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Sick On You: The Disastrous Story of Britain's Great Lost Punk Band

por Andrew Matheson

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With only a guitar, a tatty copy of the Melody Maker, and his template for the perfect band, Andrew Matheson set out, in 1971, to make music history. His band, the Hollywood Brats, were pre-punk prophets--uncompromising, ultrathin, wild, and untamable. Thrown into the crazy world of the 1970s London music scene, the Brats recorded one genius-but-ignored album and ultimately fell foul of the crooks who ran a music industry that just wasn't quite ready for the punk revolution.… (mais)

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My copy I got from First to Read website quit working so the first half that I read I found very interesting. I like learning the behind the scenes of the music world. ( )
  MHanover10 | Feb 4, 2018 |
Do you remember the 70's? Did you wear the tight loon pants? Did you have a silver shirt, or an afghan coat? Did you shake your elbows to tiger feet (that's right that's right I really love your tiger feet!) Did you wear a t rex feather boa, or glare like the leader of the glitter band? I did all of those and just like Andrew Matheson I played in a group, as an 18 year old, in the stormy shores of Northern Ireland. I could tell you stories about our band being chased over the border when we refused to play the "southern national anthem" (we actually did not know it!) or the night our band (Run of the Mill....have you heard of us?) continued to play when a fight broke out amongst the 200 party goers in attendance at the local Portadown Orange hall, or the evening our van broke down, coming home from a gig, and we were taken to the local police station (Banbridge) where my poor mother had to collect us at 6.00am and tow the van home!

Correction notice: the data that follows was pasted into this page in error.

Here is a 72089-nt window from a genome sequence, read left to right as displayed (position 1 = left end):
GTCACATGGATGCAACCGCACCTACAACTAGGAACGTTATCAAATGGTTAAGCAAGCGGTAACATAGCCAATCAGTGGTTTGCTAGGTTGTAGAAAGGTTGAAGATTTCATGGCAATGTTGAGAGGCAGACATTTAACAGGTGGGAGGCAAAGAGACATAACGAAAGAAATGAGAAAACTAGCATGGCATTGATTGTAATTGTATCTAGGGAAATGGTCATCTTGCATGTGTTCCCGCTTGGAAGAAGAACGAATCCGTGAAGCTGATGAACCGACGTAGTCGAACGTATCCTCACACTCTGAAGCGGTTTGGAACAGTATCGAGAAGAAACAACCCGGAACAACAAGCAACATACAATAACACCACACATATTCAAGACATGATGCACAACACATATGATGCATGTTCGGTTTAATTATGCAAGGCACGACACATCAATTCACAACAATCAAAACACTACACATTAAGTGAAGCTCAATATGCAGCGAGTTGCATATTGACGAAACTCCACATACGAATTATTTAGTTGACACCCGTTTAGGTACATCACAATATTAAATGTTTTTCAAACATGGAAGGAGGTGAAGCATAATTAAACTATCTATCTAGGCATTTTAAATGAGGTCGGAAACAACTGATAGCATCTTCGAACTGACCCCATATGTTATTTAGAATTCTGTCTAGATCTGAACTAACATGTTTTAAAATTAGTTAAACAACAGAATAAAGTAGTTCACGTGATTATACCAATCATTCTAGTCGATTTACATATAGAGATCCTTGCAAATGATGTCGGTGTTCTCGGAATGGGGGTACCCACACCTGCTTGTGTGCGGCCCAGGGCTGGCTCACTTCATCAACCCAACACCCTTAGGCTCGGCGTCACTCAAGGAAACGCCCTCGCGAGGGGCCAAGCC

But hold on I hear you say! this review is not about me!! Indeed you are correct but if you can understand and smile at the above then you will love "Sick on you" the story of the band "The Hollywood Brats" that should have made it before The Sex Pistols. The mid 70's musically was a time when the young were crying out for something radical to happen on the music scene. There were still many creative artists about; David Bowie, Alice Cooper, The Who etc but equally the charts were awash with forgettable trash....Puppy Love, (Donny Os)....Chirpy Chirpy Cheap Cheap (Middle of the Road) Me and you and a dog named boo (Lobo) and into this quagmire of unoriginality stepped The Sex Pistols a band that has been declared one of the most influential acts in the history of popular music having initiated the punk movement in the United Kingdom and inspired many later punk and alternative rock musicians. Suddenly the young were dressing in torn clothes, spiked hair, inserting safety pins into body parts, and travelling to concerts where they could listen to a loud fast-moving and aggressive form of rock music. But this is nothing new I hear you say, teenagers have always rebelled...look at rockers and mods? That is certainly true but by the mid 70's a lethargic and somewhat inert music scene was presenting itself, and the time was ripe for anarchy and rebellion which The Sex Pistols, under the leadership of Malcolm McLaren, were more than happy to acknowledge and by doing so produced a generation of snaring, spitting, hostile youths openly welcoming such classics as "God save the Queen", "Anarchy in the UK" and "Pretty Vacant".......and The Hollywood Brats missed it all....